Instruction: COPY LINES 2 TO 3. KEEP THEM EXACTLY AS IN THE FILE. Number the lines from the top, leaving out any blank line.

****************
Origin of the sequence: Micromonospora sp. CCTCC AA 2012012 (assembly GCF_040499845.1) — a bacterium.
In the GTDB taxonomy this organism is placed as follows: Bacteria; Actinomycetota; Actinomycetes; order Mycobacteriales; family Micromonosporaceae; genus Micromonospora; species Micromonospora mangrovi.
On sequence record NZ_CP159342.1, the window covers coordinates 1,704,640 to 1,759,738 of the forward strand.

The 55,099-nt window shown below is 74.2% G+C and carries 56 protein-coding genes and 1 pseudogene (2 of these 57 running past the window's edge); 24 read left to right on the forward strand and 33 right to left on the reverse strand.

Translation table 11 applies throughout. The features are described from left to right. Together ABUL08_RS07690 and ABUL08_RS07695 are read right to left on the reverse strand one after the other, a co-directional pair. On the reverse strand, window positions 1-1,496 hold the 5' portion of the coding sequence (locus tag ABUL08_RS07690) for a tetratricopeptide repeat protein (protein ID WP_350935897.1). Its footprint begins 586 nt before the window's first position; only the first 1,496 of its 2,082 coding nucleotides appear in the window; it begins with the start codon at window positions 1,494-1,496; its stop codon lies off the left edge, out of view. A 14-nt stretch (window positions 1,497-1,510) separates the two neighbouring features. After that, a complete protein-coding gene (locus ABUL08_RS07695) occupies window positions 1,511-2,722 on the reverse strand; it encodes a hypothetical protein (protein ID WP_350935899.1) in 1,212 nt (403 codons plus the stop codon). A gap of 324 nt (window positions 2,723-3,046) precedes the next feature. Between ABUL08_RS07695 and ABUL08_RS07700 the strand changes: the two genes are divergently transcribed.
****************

In the GTDB taxonomy this organism is placed as follows: Bacteria; Actinomycetota; Actinomycetes; order Mycobacteriales; family Micromonosporaceae; genus Micromonospora; species Micromonospora mangrovi.
On sequence record NZ_CP159342.1, the window covers coordinates 1,704,640 to 1,759,738 of the forward strand.